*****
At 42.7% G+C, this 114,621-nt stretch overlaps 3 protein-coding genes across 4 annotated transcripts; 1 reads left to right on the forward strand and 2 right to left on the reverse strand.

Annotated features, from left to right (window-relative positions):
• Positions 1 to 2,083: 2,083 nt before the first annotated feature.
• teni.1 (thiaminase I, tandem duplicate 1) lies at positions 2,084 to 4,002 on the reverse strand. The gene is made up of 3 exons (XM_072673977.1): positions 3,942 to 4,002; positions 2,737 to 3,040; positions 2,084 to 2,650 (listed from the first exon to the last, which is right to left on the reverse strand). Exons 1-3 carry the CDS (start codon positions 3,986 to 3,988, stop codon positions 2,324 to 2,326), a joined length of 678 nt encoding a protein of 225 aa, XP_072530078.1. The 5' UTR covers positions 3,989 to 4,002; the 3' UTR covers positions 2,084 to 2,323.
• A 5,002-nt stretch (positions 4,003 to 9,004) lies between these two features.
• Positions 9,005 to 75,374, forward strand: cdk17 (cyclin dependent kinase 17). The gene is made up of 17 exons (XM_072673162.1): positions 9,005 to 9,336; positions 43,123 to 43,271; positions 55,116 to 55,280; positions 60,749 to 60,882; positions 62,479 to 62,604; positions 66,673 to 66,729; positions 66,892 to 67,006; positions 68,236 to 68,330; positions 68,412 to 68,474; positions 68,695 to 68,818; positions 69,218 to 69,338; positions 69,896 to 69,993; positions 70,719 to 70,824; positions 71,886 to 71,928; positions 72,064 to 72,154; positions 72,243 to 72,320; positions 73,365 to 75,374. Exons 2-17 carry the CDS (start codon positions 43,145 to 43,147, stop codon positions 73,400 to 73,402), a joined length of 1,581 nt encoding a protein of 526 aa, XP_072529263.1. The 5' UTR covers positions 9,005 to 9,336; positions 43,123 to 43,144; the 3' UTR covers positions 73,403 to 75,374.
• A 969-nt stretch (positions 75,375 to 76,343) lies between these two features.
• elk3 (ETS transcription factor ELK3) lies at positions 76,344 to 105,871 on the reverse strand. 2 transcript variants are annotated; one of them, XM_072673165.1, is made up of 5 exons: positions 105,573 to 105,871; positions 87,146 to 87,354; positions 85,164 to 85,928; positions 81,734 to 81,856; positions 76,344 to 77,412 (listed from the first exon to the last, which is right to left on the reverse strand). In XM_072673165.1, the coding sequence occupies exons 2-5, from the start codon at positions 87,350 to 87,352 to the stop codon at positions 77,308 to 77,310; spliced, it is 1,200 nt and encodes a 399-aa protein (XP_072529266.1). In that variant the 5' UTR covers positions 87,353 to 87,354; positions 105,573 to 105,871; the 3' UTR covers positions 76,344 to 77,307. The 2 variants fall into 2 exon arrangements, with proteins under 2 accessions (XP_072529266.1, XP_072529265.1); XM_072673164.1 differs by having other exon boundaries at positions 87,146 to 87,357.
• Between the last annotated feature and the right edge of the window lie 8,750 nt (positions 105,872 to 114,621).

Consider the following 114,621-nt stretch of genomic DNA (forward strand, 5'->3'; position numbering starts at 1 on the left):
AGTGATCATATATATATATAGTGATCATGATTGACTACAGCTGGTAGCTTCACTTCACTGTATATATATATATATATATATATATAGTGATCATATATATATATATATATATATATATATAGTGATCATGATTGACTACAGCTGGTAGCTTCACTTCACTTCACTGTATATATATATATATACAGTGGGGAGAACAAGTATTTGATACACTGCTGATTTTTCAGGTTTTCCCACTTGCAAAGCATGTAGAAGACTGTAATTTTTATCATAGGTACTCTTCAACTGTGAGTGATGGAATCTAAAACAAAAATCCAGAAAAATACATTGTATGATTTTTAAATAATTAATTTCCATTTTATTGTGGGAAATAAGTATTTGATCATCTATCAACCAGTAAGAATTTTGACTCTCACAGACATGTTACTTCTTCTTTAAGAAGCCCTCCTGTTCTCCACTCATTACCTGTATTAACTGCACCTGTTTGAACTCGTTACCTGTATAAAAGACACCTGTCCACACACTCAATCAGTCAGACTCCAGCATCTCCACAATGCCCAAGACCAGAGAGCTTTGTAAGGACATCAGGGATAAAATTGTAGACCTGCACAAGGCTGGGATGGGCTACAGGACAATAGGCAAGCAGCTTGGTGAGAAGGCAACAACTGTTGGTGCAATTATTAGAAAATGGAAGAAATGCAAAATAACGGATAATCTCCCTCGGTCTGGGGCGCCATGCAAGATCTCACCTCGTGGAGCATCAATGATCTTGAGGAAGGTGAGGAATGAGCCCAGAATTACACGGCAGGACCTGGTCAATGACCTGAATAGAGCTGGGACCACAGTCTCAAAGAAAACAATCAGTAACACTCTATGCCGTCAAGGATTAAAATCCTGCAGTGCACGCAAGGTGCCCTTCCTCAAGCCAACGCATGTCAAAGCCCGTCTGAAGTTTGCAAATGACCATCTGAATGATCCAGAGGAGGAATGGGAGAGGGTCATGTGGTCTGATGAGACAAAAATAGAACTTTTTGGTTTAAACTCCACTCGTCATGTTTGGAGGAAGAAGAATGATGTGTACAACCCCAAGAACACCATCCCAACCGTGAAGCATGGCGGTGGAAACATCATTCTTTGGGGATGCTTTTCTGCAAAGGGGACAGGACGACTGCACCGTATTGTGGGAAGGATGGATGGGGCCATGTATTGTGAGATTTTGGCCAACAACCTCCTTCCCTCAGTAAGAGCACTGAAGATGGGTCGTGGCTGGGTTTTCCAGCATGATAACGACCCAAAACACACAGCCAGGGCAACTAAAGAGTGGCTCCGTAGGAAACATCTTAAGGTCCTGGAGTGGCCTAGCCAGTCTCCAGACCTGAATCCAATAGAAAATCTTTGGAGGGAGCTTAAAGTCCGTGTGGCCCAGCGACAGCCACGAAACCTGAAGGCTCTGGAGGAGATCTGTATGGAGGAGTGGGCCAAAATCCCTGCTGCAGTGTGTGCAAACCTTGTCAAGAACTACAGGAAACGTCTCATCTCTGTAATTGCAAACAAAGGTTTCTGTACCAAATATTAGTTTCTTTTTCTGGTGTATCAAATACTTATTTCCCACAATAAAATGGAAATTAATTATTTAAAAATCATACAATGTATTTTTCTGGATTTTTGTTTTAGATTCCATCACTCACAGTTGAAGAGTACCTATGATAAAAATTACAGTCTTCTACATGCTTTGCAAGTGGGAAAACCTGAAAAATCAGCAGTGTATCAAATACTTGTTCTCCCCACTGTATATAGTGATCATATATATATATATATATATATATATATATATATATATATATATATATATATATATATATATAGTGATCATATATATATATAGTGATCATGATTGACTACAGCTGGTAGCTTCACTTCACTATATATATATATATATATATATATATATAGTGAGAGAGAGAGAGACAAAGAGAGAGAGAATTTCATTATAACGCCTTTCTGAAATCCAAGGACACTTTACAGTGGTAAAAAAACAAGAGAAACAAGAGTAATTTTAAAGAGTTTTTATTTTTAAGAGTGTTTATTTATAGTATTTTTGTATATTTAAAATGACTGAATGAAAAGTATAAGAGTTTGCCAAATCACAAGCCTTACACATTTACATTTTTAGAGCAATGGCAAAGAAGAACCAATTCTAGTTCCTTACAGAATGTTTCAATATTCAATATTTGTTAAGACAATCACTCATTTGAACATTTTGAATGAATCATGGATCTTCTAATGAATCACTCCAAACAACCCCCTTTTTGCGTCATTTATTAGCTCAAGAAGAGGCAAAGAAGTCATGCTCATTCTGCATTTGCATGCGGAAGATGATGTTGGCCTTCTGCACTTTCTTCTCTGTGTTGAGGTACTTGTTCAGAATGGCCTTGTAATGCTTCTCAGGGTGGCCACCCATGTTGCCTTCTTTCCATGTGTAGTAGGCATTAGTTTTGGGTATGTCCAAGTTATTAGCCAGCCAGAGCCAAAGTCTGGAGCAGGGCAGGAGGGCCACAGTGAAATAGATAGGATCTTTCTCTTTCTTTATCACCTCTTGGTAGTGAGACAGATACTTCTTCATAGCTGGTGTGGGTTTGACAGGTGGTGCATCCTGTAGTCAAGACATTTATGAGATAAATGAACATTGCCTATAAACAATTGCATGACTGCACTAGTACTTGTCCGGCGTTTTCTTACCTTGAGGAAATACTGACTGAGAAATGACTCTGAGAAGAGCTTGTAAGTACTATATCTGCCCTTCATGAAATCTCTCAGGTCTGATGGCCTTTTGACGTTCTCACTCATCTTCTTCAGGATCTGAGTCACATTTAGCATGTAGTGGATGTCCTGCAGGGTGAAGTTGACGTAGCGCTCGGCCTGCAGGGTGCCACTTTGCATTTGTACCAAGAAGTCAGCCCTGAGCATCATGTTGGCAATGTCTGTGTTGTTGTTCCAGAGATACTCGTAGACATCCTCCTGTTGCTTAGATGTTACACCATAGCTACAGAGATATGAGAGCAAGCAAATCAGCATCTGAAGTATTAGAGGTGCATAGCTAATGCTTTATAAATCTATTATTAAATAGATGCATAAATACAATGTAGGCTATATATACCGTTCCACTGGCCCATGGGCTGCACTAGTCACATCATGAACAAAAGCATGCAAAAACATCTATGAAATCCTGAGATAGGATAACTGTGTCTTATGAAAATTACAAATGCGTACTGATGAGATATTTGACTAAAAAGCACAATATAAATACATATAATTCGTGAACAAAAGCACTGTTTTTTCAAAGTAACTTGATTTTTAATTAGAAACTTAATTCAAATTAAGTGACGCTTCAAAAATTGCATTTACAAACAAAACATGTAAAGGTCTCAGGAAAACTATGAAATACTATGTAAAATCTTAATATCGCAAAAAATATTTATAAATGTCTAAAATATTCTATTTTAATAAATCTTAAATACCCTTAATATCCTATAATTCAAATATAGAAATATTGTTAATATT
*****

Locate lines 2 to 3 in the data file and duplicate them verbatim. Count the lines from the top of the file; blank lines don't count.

Annotated features, from left to right (window-relative positions):
• Positions 1 to 2,083: 2,083 nt before the first annotated feature.